“Do you find yourself wondering what exactly the circuit board assembly process is? Printed circuit boards are critical to almost all electronics today. They are widely considered to be green computer chips covered with copper wires and symbols screen printing.

Printed circuit boards are usually made of fiberglass, copper traces, and other conductive materials, and are helped together with epoxy. The green color of the circuit board comes from the solder mask, which helps isolate the entire circuit board and helps prevent conductive elements from interfering with each other.

Here are the four main steps of the board assembly process:

Applying solder paste: Similar to T-shirt shielding, the solder paste template uses a thin stainless steel template to apply solder paste to the part, and the part will be mounted on a printed circuit board. When using solder, a chemical called a flux is used to help melt the solder paste and adhere it to the circuit board surface.

Pick and place components: After applying solder paste, the next step in the board assembly process is to pick and place the machine. This is where the surface mount components are placed on the printed circuit board. This process was previously done manually by a board assembler who would pick and place components using a pair of tweezers. However, with the advent of robotics, this step has been automated to achieve greater consistency and accuracy.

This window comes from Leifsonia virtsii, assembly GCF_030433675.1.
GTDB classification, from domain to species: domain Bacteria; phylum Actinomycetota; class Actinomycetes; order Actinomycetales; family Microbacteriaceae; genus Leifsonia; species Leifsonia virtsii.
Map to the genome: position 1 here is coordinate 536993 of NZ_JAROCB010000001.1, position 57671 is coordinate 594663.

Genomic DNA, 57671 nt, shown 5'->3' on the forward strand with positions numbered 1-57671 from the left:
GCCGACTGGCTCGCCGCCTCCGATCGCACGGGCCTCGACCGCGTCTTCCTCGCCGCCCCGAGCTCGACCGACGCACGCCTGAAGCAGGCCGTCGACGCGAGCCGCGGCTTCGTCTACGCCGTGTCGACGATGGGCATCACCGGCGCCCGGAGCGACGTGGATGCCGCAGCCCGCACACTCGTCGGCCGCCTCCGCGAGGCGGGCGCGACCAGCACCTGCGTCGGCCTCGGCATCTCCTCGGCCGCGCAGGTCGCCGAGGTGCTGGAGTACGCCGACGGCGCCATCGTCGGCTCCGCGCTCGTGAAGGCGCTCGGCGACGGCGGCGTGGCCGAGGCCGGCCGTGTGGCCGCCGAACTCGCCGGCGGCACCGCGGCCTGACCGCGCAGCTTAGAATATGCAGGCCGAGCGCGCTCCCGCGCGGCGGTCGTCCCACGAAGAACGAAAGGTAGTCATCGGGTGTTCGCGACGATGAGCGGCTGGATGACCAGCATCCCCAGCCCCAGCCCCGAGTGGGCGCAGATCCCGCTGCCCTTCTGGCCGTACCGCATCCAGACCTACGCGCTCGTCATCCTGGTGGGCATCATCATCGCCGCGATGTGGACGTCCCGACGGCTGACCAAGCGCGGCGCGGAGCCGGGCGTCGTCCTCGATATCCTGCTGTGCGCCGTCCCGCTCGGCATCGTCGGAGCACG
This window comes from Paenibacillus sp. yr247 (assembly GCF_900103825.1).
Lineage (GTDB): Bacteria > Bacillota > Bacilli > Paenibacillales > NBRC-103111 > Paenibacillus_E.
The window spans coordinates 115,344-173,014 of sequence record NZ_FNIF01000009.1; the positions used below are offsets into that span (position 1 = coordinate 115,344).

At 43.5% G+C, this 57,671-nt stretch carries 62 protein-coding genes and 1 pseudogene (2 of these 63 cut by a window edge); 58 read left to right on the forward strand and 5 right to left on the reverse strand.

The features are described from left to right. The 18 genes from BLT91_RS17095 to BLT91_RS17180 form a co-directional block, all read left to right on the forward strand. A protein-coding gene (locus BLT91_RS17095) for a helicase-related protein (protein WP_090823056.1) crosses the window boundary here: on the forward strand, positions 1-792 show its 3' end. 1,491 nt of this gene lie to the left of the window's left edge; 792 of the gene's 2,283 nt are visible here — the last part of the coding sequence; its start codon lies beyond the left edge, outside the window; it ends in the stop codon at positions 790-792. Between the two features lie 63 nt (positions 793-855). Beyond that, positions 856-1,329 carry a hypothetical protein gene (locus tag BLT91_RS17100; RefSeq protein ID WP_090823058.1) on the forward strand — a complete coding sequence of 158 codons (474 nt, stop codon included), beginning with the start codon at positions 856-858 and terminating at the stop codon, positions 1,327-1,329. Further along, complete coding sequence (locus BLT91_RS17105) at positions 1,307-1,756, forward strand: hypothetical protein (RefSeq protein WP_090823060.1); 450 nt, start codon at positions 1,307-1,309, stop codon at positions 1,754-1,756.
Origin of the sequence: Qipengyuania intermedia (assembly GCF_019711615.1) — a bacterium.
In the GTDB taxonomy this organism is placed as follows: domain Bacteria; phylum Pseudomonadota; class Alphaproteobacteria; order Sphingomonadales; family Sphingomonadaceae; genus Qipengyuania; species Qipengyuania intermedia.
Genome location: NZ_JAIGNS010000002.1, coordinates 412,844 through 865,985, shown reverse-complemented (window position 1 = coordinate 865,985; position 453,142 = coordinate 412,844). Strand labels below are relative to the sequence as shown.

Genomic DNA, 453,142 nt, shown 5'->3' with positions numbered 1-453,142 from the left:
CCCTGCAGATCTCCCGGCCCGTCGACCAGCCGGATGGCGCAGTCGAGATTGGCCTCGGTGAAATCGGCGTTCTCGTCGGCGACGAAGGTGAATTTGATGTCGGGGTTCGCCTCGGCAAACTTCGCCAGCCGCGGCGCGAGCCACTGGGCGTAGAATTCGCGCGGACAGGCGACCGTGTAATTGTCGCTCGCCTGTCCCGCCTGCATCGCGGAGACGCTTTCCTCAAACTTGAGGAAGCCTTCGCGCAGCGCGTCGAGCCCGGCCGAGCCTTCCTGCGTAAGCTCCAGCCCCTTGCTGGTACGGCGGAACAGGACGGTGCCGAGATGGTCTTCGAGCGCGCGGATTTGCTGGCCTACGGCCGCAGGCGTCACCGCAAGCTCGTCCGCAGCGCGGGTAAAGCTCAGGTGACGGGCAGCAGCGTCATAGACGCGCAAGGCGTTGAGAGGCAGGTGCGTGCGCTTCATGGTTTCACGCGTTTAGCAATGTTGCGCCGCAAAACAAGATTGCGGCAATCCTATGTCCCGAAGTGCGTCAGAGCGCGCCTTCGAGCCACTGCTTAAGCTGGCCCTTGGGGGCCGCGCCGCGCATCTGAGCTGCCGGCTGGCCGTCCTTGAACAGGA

Soldering: After all components are installed, place the printed circuit board on a conveyor belt and move the conveyor belt to the reflow furnace. While inside the oven, the circuit board is heated to melt the solder paste and permanently bond the components to the circuit board itself. Where the circuit board includes components other than SMD, it may be necessary to insert through-hole components. However, in these cases, a more specialized welding method is required.

Testing and quality control: In some cases, the movement of the printed circuit board during the reflow process can cause component misalignment, resulting in poor connections, no connections at all, or incorrect connection of components. This is why it is important to check and perform some tests to ensure the functionality of the board. Even if all of the above steps are done carefully, the board may still fail the functional test. A failed printed circuit board can be either scrapped or recycled, and the process will restart until the end result is a fully functional printed circuit board.